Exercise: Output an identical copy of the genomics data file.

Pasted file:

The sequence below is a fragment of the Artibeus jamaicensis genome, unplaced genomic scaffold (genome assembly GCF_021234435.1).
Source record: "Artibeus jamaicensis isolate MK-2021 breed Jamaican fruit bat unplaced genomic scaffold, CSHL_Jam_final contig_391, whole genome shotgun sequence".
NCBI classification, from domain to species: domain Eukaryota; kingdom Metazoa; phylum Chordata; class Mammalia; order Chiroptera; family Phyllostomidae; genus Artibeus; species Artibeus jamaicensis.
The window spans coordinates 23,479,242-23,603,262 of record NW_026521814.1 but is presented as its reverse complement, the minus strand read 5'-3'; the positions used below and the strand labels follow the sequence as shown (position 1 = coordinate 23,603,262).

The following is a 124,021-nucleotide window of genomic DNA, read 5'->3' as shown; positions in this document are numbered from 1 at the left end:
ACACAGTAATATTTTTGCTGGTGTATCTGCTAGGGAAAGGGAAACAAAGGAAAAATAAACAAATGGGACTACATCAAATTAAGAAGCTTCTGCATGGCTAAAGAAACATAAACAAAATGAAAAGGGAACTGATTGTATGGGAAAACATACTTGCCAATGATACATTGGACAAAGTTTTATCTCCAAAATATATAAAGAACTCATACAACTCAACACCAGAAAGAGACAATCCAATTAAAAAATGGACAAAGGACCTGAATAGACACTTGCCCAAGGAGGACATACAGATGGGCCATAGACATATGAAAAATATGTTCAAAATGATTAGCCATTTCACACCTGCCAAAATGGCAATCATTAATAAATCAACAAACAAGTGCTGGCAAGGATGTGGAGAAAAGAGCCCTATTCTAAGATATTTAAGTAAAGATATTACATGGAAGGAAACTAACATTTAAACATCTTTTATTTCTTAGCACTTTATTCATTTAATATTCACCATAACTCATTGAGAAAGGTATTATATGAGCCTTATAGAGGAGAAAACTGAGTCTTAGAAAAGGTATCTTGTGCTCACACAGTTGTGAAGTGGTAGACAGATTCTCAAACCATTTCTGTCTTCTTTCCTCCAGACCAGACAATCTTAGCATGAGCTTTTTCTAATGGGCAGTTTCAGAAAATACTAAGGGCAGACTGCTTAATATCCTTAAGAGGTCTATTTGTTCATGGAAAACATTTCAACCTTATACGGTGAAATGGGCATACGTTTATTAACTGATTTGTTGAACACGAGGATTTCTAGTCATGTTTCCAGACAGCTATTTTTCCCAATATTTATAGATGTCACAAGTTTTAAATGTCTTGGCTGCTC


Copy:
The sequence below is a fragment of the Artibeus jamaicensis genome, unplaced genomic scaffold (genome assembly GCF_021234435.1).
Source record: "Artibeus jamaicensis isolate MK-2021 breed Jamaican fruit bat unplaced genomic scaffold, CSHL_Jam_final contig_391, whole genome shotgun sequence".
NCBI classification, from domain to species: domain Eukaryota; kingdom Metazoa; phylum Chordata; class Mammalia; order Chiroptera; family Phyllostomidae; genus Artibeus; species Artibeus jamaicensis.
The window spans coordinates 23,479,242-23,603,262 of record NW_026521814.1 but is presented as its reverse complement, the minus strand read 5'-3'; the positions used below and the strand labels follow the sequence as shown (position 1 = coordinate 23,603,262).

The following is a 124,021-nucleotide window of genomic DNA, read 5'->3' as shown; positions in this document are numbered from 1 at the left end:
ACACAGTAATATTTTTGCTGGTGTATCTGCTAGGGAAAGGGAAACAAAGGAAAAATAAACAAATGGGACTACATCAAATTAAGAAGCTTCTGCATGGCTAAAGAAACATAAACAAAATGAAAAGGGAACTGATTGTATGGGAAAACATACTTGCCAATGATACATTGGACAAAGTTTTATCTCCAAAATATATAAAGAACTCATACAACTCAACACCAGAAAGAGACAATCCAATTAAAAAATGGACAAAGGACCTGAATAGACACTTGCCCAAGGAGGACATACAGATGGGCCATAGACATATGAAAAATATGTTCAAAATGATTAGCCATTTCACACCTGCCAAAATGGCAATCATTAATAAATCAACAAACAAGTGCTGGCAAGGATGTGGAGAAAAGAGCCCTATTCTAAGATATTTAAGTAAAGATATTACATGGAAGGAAACTAACATTTAAACATCTTTTATTTCTTAGCACTTTATTCATTTAATATTCACCATAACTCATTGAGAAAGGTATTATATGAGCCTTATAGAGGAGAAAACTGAGTCTTAGAAAAGGTATCTTGTGCTCACACAGTTGTGAAGTGGTAGACAGATTCTCAAACCATTTCTGTCTTCTTTCCTCCAGACCAGACAATCTTAGCATGAGCTTTTTCTAATGGGCAGTTTCAGAAAATACTAAGGGCAGACTGCTTAATATCCTTAAGAGGTCTATTTGTTCATGGAAAACATTTCAACCTTATACGGTGAAATGGGCATACGTTTATTAACTGATTTGTTGAACACGAGGATTTCTAGTCATGTTTCCAGACAGCTATTTTTCCCAATATTTATAGATGTCACAAGTTTTAAATGTCTTGGCTGCTC